The second challenge is: How do I add new capabilities to our existing businesses? Today if we have a business in software development, how do I make that dramatically different? That's called transformational or platform innovation.

The third is to look for completely new businesses. These are potentially market creating opportunities for TCS. [It's about] how research and our co-innovation network can identify areas which are completely new, which we don't do today.

If I look at it from [the customers' point of view]&customers ask: How can TCS help me become more efficient? Another question that a customer would ask me is: Now that I am more efficient, how can you help me transform myself into a dramatically better organization? The third question is: How does a customer working with TCS create new opportunities for growth, new businesses, new markets?

As CTO, I have to work with business teams, customer teams, engineering teams to make all these happen.

What is the most pressing issue you face as CTO?

At the moment, the real challenge is the transformational aspects. The world of IT services and IT in general is looking for transformational help--to simplify information technology.

If you look at CIOs today, everyone would say their life is very complex and they need to simplify their business, applications and support--the whole IT infrastructure. The transformational story toward simplification is a major [area].

From a business perspective, this translates to freeing up of enough capacity and resource, both from a systems perspective as well as from the people perspective, for servicing current and future customers better. If the CIO manages to simplify and transform from the inside, the business benefit is that a greater amount of resource can be applied to better customer service, better market understanding and therefore market expansion.

What is your approach toward innovation and new technology?

We look at technology from two or three layers.

There is the need to invent new technologies, and we certainly with our research labs invent more than anyone else in India.

The world of invention is across all the technology players so that is where co-innovation comes in. We partner with many of the other companies in our eco-system, whether they are strategic partners like Microsoft, Intel, SAP or [even] start-up companies.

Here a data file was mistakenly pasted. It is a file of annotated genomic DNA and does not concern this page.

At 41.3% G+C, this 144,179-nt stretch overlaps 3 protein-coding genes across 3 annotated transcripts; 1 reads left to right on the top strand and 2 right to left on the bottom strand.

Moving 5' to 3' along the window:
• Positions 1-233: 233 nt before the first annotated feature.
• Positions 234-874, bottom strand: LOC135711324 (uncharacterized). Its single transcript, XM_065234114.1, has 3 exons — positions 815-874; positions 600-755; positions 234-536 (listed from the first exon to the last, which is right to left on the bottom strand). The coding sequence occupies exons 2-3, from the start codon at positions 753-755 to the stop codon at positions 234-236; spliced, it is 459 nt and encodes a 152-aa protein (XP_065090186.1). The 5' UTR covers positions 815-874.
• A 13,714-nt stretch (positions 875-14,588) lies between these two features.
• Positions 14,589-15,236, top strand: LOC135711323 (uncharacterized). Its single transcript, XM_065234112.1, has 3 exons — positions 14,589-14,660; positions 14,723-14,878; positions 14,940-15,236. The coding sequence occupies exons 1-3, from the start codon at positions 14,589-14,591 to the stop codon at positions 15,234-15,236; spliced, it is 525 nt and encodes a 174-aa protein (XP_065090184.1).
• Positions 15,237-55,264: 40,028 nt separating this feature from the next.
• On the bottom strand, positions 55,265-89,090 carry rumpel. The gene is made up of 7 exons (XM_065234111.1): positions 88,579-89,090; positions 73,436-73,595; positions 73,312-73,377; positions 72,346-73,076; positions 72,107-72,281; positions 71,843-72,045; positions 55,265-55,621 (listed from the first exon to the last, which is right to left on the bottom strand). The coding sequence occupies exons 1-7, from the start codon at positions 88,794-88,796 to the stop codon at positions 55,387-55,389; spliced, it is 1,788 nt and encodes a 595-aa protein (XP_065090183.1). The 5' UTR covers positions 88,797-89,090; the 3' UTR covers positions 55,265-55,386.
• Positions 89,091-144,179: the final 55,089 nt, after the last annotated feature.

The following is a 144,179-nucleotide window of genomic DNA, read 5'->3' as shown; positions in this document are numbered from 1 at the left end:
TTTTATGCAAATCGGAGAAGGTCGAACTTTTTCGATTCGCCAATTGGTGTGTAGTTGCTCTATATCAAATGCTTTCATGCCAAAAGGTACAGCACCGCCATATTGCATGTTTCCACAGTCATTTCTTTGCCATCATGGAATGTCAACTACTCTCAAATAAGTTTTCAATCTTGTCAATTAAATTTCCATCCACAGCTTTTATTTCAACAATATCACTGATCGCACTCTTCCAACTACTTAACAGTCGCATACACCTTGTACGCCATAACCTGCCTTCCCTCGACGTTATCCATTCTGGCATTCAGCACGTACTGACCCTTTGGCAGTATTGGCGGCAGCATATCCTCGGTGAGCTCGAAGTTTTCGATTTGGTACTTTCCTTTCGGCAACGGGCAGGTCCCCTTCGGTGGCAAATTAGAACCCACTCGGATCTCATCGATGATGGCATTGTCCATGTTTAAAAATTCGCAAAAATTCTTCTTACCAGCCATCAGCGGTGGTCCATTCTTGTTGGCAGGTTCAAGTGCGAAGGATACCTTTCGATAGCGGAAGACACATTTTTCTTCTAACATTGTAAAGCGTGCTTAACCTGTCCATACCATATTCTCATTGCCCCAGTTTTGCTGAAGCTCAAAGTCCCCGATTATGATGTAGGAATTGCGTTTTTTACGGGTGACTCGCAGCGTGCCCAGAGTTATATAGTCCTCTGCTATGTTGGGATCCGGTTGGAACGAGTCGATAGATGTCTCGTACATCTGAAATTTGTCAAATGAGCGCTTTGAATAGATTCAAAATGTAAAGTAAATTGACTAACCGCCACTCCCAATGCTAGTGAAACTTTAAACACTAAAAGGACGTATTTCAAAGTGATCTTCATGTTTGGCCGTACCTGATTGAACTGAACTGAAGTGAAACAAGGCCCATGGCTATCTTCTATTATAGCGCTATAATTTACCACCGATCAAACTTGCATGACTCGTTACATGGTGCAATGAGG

Invention is one [aspect]. [There is also] the transformation of an invention into an innovation--a systematic process to filter out the important ones and say these are the ones that are going to add value? then put the necessary business and implementation layers. That's because implementing an invention is the key to business success. We follow a set of steps by which [ideas] get narrowed down to 10 initiatives in a year which would have business impact. We have evolved this framework with the help of Professor Clayton Christensen at Harvard Business School, who is an independent director on the TCS Board.

What do you see ahead for TCS in the next 20 years?

I would like to see the core values survive--whatever TCS becomes I think our value system should be in place. I hope we're customer-focused, employee-focused, doing everything we need to do on an honest and integrity-based model.

From a business perspective, we will become more global. We'll have a position that we had articulated about 12 years ago, that we want to be amongst the top 10 IT companies in the world. That will certainly happen in the future.

Beyond that, we will have to aspire to a leadership position in the dimensions that we choose. Maybe we'll be leaders in IT services, or customer satisfaction, employee satisfaction and so on.

What is TCS' strategy when it comes to making large acquisitions? Are Indian companies able to acquire big companies from other regions?

TCS historically has acquired companies--we've acquired 10 or so companies within the last several years. These companies have been to fill out the full service play, geographic footprint and these factors have been the driving strategies behind the acquisitions.

So far, our strategy has worked for us&we've gained a lot of capabilities with companies like FNS in Australia, and alliances or joint ventures like Diligenta in the U.K. These have all been part of the M&A strategy and they've filled out the geographic niche or the full service niche extremely well.

[Making large-scale acquisitions] is a factor that we have to plan for extremely well. I don't think it's impossible--companies have merging in the Indian IT space or in the general business space for years. The lessons are certainly there for us to learn. For an Indian company to do a cross-border acquisition, whether small or large the issues are similar. It's something that the companies will have to learn as they go along.